The current clinical endoscope only sees the surface of the tissue, acting like a magnifying glass. Our endoscope aims to reach the cellular or subcellular level while also gathering metabolic data - all without requiring any contrast agents.
The tech is at the initial stage. We still need to do more studies in animal models before addressing our clinical impact in humans and compare it to the current clinical technology.
In the end, our tech might not replace anything, but will meet the needs not addressed by the currently available clinical technology.
The current scope can see the surface over a large area, giving us a high-level picture. Ours can see a small area in high detail. We wish to interface with the current endoscope to investigate suspicious areas in more details.
You say the second probe is approximately 500 µm in diameter. Just how wide is that? Can you compare that to something?
How wide is a normal probe?
We just measured and 500µm it’s about 5-6 pieces of copy paper! (See our video on Facebook!https://www.facebook.com/JHM.Fundamentals/videos/2098038750467873/)
There are 2 types of OCT probes used in clinics today. One that is typically used for the cardiovascular system is about 920 microns in diameter. Most of the probes are about 1300 microns.
We are also working on a completely different wavelength than existing probes (800nm) to get high optical performance. We were able to have a very small probe and achieve high performance this way.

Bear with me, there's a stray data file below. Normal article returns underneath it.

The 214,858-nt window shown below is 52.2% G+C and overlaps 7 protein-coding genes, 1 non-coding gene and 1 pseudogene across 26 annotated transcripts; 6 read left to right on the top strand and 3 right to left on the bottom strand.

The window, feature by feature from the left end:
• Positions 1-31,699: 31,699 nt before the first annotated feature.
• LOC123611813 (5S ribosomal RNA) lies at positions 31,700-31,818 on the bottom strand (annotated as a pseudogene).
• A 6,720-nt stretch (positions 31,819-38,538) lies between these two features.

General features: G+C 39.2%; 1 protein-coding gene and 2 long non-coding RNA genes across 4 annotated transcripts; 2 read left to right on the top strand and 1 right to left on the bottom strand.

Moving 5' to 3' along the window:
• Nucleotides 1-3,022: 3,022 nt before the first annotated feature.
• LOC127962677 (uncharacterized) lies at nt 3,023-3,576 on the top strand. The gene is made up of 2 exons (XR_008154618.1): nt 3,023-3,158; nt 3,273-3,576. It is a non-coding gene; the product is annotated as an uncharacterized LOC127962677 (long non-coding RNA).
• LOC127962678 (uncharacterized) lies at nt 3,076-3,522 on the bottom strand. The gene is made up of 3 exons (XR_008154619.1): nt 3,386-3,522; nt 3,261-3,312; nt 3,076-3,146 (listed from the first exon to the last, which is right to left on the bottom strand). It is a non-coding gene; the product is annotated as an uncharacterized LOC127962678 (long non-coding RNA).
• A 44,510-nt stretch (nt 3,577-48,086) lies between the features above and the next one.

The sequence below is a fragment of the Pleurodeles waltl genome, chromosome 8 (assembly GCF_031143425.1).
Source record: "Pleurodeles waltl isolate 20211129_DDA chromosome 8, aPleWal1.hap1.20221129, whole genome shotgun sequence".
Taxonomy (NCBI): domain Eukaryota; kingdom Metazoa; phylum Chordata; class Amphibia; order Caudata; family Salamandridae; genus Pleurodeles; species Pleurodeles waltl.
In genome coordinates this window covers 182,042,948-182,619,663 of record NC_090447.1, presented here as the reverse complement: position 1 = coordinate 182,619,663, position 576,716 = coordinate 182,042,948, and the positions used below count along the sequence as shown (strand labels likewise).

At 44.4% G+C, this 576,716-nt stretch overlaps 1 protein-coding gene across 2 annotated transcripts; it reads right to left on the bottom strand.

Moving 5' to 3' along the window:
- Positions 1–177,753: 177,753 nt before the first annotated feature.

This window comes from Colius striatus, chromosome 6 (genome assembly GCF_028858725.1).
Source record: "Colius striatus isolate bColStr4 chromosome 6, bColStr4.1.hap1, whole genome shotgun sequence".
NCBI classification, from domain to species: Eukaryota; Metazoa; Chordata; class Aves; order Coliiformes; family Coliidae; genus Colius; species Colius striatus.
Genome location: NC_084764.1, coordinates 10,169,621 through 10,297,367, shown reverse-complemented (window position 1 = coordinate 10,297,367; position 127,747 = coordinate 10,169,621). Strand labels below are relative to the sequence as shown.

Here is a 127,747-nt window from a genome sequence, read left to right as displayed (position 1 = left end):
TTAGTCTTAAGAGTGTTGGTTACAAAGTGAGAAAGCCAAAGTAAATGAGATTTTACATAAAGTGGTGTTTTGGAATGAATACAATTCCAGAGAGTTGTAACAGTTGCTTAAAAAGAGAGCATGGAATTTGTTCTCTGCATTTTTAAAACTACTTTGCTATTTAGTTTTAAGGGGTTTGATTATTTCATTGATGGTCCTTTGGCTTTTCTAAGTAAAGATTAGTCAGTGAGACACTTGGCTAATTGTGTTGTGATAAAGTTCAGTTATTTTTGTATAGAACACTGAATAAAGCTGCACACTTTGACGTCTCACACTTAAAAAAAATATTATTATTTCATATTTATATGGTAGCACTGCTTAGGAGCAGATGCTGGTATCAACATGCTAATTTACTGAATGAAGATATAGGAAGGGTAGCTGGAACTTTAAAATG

Wait... our cells glow on their own? I did not know that! How bright do they glow and did you know that would be enough light before you made the probe or did you discover that by chance?
It has been known for many years that our cells fluorescence and we wanted to take advantage of this with our technology.
There are quite a few molecules, NADH and FADH, the molecules we use when our cells convert sugar to ATP in cell respiration, that fluoresce. There are a few other proteins that fluoresce as well - collagen, keratin and elastin.
Compared to chemical compounds used to label tissues in the lab, our cells aren’t that bright, which was tremendously challenging for us. We had to spend a lot of time and effort to pick up the weak signal. However, we didn’t want to use these compounds because they can be harmful to the body - most have not been evaluated by the FDA. If someday there are some compounds that are proven safe in the body and are tissue specific, that would make our work 100x easier.